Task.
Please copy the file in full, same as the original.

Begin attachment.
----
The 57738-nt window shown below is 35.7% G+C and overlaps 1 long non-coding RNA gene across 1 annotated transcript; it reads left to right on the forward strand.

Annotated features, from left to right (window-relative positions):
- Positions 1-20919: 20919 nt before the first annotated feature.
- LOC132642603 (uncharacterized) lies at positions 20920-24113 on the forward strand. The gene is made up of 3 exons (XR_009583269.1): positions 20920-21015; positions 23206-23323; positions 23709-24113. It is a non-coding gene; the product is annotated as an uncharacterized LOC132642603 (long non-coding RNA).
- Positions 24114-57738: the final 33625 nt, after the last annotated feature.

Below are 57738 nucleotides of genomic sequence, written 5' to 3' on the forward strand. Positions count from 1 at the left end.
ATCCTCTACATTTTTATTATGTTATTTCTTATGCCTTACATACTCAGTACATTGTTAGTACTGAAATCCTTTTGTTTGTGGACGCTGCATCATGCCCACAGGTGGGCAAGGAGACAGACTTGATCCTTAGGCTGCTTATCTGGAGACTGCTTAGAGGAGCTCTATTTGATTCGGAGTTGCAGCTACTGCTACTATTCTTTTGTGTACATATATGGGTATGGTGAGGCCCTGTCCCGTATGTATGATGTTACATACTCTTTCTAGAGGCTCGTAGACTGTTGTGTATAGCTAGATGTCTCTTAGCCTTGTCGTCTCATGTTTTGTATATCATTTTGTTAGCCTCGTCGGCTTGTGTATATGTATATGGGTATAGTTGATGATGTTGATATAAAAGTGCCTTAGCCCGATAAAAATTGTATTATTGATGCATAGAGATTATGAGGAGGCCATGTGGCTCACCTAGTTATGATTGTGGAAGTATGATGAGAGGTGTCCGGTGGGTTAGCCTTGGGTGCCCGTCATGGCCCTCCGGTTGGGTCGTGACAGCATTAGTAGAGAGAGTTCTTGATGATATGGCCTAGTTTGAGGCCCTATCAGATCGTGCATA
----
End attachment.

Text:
The 57738-nt window shown below is 35.7% G+C and overlaps 1 long non-coding RNA gene across 1 annotated transcript; it reads left to right on the forward strand.

Annotated features, from left to right (window-relative positions):
- Positions 1-20919: 20919 nt before the first annotated feature.
- LOC132642603 (uncharacterized) lies at positions 20920-24113 on the forward strand. The gene is made up of 3 exons (XR_009583269.1): positions 20920-21015; positions 23206-23323; positions 23709-24113. It is a non-coding gene; the product is annotated as an uncharacterized LOC132642603 (long non-coding RNA).
- Positions 24114-57738: the final 33625 nt, after the last annotated feature.

Below are 57738 nucleotides of genomic sequence, written 5' to 3' on the forward strand. Positions count from 1 at the left end.
ATCCTCTACATTTTTATTATGTTATTTCTTATGCCTTACATACTCAGTACATTGTTAGTACTGAAATCCTTTTGTTTGTGGACGCTGCATCATGCCCACAGGTGGGCAAGGAGACAGACTTGATCCTTAGGCTGCTTATCTGGAGACTGCTTAGAGGAGCTCTATTTGATTCGGAGTTGCAGCTACTGCTACTATTCTTTTGTGTACATATATGGGTATGGTGAGGCCCTGTCCCGTATGTATGATGTTACATACTCTTTCTAGAGGCTCGTAGACTGTTGTGTATAGCTAGATGTCTCTTAGCCTTGTCGTCTCATGTTTTGTATATCATTTTGTTAGCCTCGTCGGCTTGTGTATATGTATATGGGTATAGTTGATGATGTTGATATAAAAGTGCCTTAGCCCGATAAAAATTGTATTATTGATGCATAGAGATTATGAGGAGGCCATGTGGCTCACCTAGTTATGATTGTGGAAGTATGATGAGAGGTGTCCGGTGGGTTAGCCTTGGGTGCCCGTCATGGCCCTCCGGTTGGGTCGTGACAGCATTAGTAGAGAGAGTTCTTGATGATATGGCCTAGTTTGAGGCCCTATCAGATCGTGCATA